In our worldof increasing and irreversible competition, countries will only enjoy lastinggains through undertaking domestic reforms that make us more competitive andattractive to others.
We must worktogether to ensure that competition does not become a zero-sum activity whereone side gains at the expense of the other side.
We cancooperate in order to better compete, especially between countries that do nothave the advantage of tapping into a large domestic market to find furtheropportunities to grow.
PresidentDuterte's ten-point Socioeconomic Agenda is designed to make the Philippinesmore competitive, productive and attractive to local and foreign firms throughinitiatives such as improved infrastructure spending, a stronger focus oneducation, macroeconomic stability and tax reform. This is what nations must do as competitionfor capital, human talent and markets become more intense.
Australia isa reliable and committed development partner with the Philippines.
When Ivisited Manila in 2015, I announced Australia's further contribution of US 2.5million dollars to the innovative Philippines Public-Private PartnershipCenter.
In 2015 and2016, we helped the government to tender and award two infrastructure projectsworth US $631 million dollars.
Australiaremains the key bilateral donor to this center and will be a making furtherfinancial contribution to support its important work.
We areworking with the Philippines on the development of competition policy to ensureefficient and fair market competition amongst businesses engaged in trade, industry,and other commercial activities. Thisincludes our support for the establishment of the Philippines CompetitionCommission and assisting the Department of Budget and Management to implementpublic finance reform.
Australia'ssupport for Filipino education is a $90 million dollar investment over 5 years,designed to enhance teacher quality and curriculum standards.
Key elementsof our economic partnership are focused on working together to develop Mindanaoas a major economic centre. Indeed I willbe traveling to Davao tomorrow to announce further initiatives that build onthe already significant strides taken by the current government in thatregion.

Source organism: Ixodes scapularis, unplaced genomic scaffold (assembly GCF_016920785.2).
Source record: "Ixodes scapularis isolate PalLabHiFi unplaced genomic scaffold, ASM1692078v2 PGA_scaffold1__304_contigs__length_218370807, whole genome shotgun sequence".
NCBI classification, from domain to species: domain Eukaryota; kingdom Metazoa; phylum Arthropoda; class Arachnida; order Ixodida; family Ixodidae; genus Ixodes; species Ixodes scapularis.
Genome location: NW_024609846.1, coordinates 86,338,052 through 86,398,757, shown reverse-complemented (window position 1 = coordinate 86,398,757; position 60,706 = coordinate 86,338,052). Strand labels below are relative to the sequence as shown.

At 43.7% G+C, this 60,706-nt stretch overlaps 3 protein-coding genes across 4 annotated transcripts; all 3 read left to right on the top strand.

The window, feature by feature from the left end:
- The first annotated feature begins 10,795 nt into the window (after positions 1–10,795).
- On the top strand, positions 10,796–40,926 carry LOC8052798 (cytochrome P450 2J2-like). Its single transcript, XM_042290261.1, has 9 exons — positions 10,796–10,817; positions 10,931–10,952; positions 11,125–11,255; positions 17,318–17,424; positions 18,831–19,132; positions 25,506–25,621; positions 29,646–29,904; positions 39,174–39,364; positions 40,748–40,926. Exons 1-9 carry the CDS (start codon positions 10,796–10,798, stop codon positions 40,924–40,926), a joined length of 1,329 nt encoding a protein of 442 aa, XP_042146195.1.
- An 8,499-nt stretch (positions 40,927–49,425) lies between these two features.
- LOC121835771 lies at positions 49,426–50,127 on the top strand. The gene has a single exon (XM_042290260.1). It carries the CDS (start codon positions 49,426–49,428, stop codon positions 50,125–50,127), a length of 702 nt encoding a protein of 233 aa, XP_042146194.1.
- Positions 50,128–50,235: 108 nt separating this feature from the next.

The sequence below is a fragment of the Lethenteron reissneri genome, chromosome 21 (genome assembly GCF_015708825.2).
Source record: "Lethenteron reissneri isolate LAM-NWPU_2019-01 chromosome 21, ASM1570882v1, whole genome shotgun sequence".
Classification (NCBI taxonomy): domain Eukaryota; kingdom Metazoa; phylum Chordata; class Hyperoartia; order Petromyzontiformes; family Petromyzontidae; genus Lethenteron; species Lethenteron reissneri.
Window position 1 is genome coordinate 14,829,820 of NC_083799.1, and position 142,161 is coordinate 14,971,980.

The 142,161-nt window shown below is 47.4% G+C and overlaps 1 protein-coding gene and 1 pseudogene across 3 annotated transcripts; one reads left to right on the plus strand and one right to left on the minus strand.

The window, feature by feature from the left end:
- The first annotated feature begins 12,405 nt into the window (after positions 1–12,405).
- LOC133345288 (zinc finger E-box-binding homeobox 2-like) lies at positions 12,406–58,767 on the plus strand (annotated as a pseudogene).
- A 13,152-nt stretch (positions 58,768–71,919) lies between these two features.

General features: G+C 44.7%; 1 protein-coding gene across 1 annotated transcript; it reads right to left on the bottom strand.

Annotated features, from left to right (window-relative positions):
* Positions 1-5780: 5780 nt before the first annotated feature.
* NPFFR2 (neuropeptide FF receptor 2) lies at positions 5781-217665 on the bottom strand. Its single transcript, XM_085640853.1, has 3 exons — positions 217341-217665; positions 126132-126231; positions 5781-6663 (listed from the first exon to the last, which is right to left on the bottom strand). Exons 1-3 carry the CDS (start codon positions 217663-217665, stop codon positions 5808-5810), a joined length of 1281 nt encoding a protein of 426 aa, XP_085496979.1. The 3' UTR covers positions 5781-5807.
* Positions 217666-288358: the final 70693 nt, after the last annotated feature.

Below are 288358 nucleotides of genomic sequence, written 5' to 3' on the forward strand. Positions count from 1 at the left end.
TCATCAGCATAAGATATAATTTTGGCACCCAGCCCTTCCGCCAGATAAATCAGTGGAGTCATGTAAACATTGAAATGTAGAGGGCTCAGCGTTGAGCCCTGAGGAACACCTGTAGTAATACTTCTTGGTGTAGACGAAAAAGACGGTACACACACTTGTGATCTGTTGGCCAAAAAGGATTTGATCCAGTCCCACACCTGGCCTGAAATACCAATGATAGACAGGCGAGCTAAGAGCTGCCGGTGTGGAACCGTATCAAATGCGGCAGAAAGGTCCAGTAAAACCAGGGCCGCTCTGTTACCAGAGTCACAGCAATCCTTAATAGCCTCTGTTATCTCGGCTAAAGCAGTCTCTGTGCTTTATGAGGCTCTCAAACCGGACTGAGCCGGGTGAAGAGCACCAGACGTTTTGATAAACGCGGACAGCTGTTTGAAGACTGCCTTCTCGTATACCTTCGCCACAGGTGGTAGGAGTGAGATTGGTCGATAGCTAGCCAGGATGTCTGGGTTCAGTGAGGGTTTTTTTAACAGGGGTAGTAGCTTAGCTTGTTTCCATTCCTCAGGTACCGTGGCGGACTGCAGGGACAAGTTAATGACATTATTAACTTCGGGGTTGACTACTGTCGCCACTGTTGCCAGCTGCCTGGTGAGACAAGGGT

By improvingthe economic environment and competitiveness of the Philippines, there will beincreased opportunities for the already 280 Australian firms operating in thePhilippines and many more that would do so in the future.
There areother ways that we can make globalisation work in our favour throughcooperation.
This examplewill draw inspiration from the past. Since the 1950s and starting with the Colombo Plan, we had providedfunding for scholarships, fellowships and short-term training to over 3,500Filipinos.
In the longtradition of partnership and reciprocity between our two countries, we are nowsending some of our best and brightest to the Philippines to live and study inyour universities, and undertake work experience here under our New ColomboPlan. We have supported 219 Australianstudents to study and work in the Philippines since our launch of the NewColombo Plan in the Philippines in 2015. That number should only grow rapidly in the years ahead.
Investing inour young students under the New Colombo Plan is an investment in theAustralia-Philippines bilateral relationship. These young Australians will develop a lifelong interest in andconnection with the Philippines. Conversely, over 11,000 Filipinos have enrolled in Australian educationinstitutions in 2016.
Like our NewColombo Plan scholars, these students will be the leaders of tomorrow who wouldchampion and drive economic cooperation and commercial ties between our twocountries and deepen our friendship into the future.
So these arejust some of the ways our two countries can cooperate at every level to groweconomic opportunities.
Australiaand the Philippines are experiencing exciting and interesting times. We officially became comprehensive partnersin 2015 and we are working to agree on a plan of action for the next 5 years. This is part of our commitment to workconstructively with each other and with allies and partners on economic andstrategic matters. If we do that, we canadvance peace, stability and continued prosperity for our two countries and ourregion.